S is a student that is almost impossible not to like. Friendly, responsive (mostly), easy to talk to, and genuinely excited to have College Possible in his life. Like most freshman, the beginning of S’s college experience was towing the line in terms of where he should best spend his time, especially living in the dorms in a school as big as UWM. Either way, he loved college life. Then, almost out of nowhere, he experienced two different discrimination cases, one from an outspoken student and one from campus security. I offered my support in anything he needed, whatever that might mean. He did a good job of pursuing some kind of justice for what he had experienced and set up a meeting with the dean of students on his own.
Even so, I thought it would be best to meet S in person to see how he was doing and help with an unrelated financial aid issue. I could tell as we texted and from his Facebook posts that things were not going as well as one would hope, especially seeing how much he enjoyed college before. When we met up that day he looked tired and had his hood up. He was not his normal enthusiastic self and was soft-spoken. After going over the financial aid stuff and setting up an appointment with the office, we sat down to talk about how he was feeling about everything. He felt like an outcast from the student body and from his professors who he felt like were not giving him their full support simply because he’s black. I made it clear that I could not pretend to comprehend what he was going through, but I was able to let him know what I saw in him what I see in practically every College Possible student.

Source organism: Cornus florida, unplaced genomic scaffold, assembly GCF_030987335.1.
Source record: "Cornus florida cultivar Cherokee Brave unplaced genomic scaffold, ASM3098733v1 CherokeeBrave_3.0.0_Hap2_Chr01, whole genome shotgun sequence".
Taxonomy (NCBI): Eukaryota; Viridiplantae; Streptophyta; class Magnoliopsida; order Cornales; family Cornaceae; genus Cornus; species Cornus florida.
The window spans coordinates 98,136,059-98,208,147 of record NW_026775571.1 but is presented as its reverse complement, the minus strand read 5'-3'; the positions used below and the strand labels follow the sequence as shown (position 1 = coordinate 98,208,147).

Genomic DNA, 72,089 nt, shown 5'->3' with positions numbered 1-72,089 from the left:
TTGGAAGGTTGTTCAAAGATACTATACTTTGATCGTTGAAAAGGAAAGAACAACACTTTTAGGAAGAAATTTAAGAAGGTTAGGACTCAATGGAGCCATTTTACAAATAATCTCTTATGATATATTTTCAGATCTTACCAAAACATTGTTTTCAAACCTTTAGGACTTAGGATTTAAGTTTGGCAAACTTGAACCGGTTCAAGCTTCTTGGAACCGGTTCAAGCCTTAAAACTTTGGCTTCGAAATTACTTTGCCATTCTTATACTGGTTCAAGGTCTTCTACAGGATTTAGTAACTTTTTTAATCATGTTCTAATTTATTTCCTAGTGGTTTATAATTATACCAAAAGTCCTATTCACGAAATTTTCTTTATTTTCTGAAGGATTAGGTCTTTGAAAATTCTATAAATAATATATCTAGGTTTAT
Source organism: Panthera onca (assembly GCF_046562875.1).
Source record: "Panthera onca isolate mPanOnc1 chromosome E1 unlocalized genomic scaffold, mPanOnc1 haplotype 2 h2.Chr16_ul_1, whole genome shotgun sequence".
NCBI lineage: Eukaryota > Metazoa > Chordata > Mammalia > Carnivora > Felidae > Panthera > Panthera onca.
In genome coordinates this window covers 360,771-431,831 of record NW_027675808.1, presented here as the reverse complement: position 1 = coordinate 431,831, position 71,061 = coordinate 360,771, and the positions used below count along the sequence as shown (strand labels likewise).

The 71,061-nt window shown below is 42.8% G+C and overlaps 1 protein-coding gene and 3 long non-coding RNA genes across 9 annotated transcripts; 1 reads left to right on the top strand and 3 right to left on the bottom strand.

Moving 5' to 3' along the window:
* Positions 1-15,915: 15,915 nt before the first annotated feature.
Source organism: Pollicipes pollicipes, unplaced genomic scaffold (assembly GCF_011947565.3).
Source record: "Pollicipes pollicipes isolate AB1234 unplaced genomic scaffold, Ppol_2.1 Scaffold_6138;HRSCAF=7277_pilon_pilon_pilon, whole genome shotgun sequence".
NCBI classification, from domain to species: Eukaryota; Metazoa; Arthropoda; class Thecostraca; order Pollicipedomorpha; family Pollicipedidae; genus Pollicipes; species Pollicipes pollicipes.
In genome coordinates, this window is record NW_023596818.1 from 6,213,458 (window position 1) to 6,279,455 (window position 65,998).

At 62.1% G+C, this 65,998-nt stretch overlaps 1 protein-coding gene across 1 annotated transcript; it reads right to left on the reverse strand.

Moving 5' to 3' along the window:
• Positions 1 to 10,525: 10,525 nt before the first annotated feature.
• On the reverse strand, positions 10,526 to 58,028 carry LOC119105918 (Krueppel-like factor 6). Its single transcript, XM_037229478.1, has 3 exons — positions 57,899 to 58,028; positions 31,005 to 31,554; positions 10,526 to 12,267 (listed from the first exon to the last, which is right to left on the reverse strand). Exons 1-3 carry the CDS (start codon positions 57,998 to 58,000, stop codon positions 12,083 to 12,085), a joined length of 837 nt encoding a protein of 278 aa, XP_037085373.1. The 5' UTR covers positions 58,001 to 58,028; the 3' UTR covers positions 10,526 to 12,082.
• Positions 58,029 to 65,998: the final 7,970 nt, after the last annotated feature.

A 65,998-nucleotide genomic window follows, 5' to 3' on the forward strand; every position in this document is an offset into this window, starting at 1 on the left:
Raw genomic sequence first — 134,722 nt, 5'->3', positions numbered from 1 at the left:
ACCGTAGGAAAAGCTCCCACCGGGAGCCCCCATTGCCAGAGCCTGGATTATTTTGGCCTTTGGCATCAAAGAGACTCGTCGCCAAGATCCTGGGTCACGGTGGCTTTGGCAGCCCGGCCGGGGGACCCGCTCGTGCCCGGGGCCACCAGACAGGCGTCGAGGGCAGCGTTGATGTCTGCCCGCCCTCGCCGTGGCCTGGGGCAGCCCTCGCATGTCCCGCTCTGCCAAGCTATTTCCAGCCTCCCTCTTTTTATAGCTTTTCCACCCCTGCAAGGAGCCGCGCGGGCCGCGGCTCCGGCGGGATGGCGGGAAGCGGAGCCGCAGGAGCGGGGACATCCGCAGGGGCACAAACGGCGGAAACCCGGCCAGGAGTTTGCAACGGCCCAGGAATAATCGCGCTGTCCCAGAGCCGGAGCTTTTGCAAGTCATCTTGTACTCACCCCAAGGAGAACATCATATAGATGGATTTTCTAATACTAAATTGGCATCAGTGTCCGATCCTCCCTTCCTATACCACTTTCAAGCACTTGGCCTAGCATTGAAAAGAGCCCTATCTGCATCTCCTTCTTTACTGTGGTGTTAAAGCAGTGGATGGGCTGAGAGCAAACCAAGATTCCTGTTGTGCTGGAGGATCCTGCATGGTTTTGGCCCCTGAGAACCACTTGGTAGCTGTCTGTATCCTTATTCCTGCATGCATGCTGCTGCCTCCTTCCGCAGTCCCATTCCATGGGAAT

I told S that as a part of College Possible, he was included in the group of people I consider to be some of the most determined, passionate, and dedicated individuals I have ever met. He was facing lots of challenges, yes, but I believed that he could overcome them and told him to “be the best version” of himself to get to where he wants to go. After that I swear his eyes actually lit up. I think that was the moment that S knew he could trust me, although not that he couldn’t before. Shortly after we parted ways I got a text saying “Thanks man, nice knowing you. Appreciate everything.”
The rest of the semester was still pretty rocky for S and his future is a little uncertain for the coming year, especially with his passion for creating music becoming more of a priority for him. Even so, I trust he’ll get to where he wants to be. We work with truly incredible students who sometimes need to be told that they are able to succeed in life, even if the odds are stacked against them. I think S absolutely needed that, and I look forward to working with him for the rest of the year.